Everyone seems to be on a different diet these days. From the passionate paleos to the rigid vegans, it’s hard to know what’s best for your health. One eating trend that’s gaining traction is the ketogenic diet, a plan that claims consuming fat is the secret to weight loss. But is this diet sustainable in the long run? I’m here to help you find out.

What is the Ketogenic Diet?

The premise behind the ketogenic diet is that it causes your body to use fat for fuel instead of carbohydrates (glucose). While your cells typically convert carbs into energy, their absence causes cells to break down your stored fat for fuel instead. By turning this fat into ‘ketone bodies,’ you put your body into ketosis, an optimal fat-burning state. Once you reach ketosis, your body will continue to burn fat until you give it glucose again.

Following the Ketogenic Diet

Most people reach ketosis after a few days of eating fewer than 30 grams of carbs per day. To get in this state, your diet should be 60 to 80 percent fat, 15 to 35 percent protein, and just five percent carbohydrates. For most of us, that comes down to 20 to 30 grams of carbs a day.

Eating such a high-fat, low-carb diet requires you to eliminate many foods from your diet, including starchy vegetables, most fruits, dairy products, whole grains, nuts, beans, and all forms of sugar- natural and otherwise. Instead, you’ll fill up on meats, eggs, butter, oils, and fiber-filled veggies.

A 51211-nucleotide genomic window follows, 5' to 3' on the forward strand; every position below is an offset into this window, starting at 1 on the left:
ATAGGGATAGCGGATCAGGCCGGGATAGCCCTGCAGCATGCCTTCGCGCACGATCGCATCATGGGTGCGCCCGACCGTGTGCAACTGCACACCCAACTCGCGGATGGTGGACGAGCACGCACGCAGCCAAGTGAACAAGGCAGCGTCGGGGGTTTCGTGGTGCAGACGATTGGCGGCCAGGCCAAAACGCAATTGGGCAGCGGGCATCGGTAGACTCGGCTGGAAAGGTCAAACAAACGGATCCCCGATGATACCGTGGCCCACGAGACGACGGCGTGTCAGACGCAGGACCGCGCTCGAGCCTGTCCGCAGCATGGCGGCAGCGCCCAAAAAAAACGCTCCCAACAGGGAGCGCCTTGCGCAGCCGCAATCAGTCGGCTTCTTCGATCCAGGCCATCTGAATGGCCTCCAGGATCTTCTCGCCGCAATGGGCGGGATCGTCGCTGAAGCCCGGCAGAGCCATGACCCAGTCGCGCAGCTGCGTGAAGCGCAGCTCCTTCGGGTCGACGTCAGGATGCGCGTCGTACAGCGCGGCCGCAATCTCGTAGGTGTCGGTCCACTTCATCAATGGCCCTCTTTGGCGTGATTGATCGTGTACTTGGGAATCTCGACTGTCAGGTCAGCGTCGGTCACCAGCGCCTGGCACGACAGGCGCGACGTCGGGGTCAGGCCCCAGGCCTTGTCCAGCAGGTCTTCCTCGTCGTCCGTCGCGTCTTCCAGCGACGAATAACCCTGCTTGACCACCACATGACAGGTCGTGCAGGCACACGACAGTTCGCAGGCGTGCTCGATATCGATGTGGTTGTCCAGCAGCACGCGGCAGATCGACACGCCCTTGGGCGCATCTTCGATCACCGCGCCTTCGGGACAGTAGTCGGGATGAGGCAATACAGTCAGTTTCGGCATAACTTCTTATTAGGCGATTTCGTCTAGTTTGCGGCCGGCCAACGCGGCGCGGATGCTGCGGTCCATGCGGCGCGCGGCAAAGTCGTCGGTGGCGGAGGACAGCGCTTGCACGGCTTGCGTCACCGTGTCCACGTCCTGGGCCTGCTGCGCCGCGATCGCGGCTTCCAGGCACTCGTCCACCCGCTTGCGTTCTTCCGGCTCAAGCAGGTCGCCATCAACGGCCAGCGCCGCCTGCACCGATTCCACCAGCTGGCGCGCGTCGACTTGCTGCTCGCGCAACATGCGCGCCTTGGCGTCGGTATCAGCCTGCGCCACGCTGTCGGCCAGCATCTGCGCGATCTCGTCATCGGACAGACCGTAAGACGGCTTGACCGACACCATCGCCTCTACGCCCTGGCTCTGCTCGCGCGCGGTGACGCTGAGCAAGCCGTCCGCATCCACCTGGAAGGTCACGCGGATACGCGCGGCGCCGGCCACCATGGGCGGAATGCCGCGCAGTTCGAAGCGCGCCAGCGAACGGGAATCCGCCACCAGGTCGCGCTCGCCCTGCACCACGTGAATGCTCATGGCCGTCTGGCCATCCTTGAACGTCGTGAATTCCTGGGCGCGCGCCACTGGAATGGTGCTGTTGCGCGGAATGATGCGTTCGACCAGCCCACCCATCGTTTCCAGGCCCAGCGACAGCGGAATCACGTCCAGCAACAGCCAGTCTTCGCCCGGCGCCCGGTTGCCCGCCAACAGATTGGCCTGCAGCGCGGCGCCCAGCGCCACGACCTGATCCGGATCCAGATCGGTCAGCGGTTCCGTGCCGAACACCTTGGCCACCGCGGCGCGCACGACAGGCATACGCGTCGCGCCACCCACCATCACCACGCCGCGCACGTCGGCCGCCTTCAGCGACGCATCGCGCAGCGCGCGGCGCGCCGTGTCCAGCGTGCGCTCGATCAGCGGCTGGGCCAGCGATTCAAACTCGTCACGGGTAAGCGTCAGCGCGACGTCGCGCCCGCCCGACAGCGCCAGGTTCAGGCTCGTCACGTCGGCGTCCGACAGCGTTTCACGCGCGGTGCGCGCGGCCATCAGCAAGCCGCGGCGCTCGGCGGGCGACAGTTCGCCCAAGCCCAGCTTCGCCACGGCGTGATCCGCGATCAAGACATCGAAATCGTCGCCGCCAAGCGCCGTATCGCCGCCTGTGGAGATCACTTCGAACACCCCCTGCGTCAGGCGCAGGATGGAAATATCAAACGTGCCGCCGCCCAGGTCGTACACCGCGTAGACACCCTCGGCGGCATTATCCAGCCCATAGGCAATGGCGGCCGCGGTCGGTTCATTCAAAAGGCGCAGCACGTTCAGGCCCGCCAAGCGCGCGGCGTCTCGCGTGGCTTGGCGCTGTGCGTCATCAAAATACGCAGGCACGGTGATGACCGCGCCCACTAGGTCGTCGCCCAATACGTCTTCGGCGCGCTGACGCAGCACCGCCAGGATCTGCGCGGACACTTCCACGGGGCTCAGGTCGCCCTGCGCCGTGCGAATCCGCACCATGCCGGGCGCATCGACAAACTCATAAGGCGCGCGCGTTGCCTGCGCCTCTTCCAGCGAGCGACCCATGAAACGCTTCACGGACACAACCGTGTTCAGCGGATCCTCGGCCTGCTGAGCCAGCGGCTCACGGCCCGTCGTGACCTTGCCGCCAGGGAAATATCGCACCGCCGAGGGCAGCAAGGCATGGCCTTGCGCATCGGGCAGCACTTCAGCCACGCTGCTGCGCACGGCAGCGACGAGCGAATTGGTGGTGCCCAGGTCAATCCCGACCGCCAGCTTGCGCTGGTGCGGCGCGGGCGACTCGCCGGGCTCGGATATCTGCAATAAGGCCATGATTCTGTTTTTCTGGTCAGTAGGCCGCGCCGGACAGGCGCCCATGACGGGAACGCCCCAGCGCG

If you think that sounds difficult, then you’re correct. The average American diet is more than fifty percent carbs, so consuming just a fraction of that is far from easy. Lots of people struggle with the commitment of adjusting to a ketogenic diet. But is the effort worthwhile? In truth, I have significant reservations about the diet’s long-term health effects. 

Long-Term Effects of Keto Eating

At this point, there isn’t much research on the long-term effects of the ketogenic diet. However, the evidence we have shows that there is cause for concern.

For many, there seems to be a link between the diet and the development of nonalcoholic fatty liver disease. Those with kidney disease or diabetes should also be concerned, as following the diet can worsen health. Over time, going keto can lead to diabetic ketoacidosis, which is caused by excessive ketone production that causes vomiting, diarrhea, excessive thirst and other adverse side effects.

Another drawback is that going keto limits your fruit and vegetable intake. If you follow this diet for months on end, you might start experiencing nutrient deficiencies.

My Take: Is the Ketogenic Diet Sustainable?

So, does it make sense to try the ketogenic diet? Following this plan long-term can be exhausting and limiting, which is why some people think the sweet spot is about six weeks at a time, several times a year. This puts your body into ketosis long enough to burn fat without increasing your risk of nutritional deficiencies.